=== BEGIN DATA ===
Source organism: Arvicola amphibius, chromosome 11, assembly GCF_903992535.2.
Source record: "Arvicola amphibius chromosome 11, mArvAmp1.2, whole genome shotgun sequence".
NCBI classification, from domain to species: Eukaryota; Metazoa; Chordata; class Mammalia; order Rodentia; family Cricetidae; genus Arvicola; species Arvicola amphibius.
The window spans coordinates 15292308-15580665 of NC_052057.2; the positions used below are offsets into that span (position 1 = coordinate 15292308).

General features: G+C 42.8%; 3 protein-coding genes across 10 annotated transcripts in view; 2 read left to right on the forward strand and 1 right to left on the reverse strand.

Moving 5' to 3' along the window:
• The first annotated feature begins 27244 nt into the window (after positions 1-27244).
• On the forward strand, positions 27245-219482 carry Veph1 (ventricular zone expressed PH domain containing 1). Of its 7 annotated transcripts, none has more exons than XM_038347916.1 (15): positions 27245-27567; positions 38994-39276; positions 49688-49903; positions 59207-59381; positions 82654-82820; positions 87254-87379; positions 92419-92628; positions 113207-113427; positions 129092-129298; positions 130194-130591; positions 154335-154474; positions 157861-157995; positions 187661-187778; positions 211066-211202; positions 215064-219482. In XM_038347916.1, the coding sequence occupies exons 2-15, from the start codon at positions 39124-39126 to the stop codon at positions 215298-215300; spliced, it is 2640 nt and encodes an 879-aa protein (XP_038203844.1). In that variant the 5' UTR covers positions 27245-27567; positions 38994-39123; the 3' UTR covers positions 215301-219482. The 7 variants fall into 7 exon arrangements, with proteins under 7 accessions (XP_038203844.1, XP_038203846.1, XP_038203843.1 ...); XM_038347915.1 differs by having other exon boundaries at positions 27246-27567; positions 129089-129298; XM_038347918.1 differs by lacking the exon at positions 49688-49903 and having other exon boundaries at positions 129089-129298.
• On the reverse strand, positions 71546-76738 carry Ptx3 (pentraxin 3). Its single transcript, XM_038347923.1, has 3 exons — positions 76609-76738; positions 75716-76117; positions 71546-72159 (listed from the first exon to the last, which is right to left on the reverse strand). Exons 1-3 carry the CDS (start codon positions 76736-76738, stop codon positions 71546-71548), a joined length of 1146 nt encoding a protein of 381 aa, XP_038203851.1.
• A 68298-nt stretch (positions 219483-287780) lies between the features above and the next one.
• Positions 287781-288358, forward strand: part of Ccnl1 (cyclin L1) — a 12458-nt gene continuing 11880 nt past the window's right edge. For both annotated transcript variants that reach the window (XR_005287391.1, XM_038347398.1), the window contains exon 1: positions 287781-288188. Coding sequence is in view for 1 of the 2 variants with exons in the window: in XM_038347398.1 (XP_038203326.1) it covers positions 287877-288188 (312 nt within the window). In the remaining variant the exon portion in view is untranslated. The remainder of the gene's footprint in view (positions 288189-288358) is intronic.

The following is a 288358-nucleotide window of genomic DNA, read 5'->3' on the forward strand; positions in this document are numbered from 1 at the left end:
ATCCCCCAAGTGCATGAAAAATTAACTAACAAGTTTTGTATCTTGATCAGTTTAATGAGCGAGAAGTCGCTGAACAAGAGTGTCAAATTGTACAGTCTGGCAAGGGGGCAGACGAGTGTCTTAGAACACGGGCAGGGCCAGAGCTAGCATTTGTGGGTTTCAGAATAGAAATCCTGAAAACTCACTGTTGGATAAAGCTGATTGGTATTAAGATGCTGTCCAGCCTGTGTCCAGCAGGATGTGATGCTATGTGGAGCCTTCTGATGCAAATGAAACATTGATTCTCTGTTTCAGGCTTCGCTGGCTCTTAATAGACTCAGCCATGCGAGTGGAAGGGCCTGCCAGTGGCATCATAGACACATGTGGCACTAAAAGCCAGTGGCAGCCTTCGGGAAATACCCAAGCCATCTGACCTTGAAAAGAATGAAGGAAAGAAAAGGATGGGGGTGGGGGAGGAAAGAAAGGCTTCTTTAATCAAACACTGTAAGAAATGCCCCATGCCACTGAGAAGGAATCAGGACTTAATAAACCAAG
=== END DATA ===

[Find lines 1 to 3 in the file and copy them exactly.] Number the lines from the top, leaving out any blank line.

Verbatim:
Source organism: Arvicola amphibius, chromosome 11, assembly GCF_903992535.2.
Source record: "Arvicola amphibius chromosome 11, mArvAmp1.2, whole genome shotgun sequence".
NCBI classification, from domain to species: Eukaryota; Metazoa; Chordata; class Mammalia; order Rodentia; family Cricetidae; genus Arvicola; species Arvicola amphibius.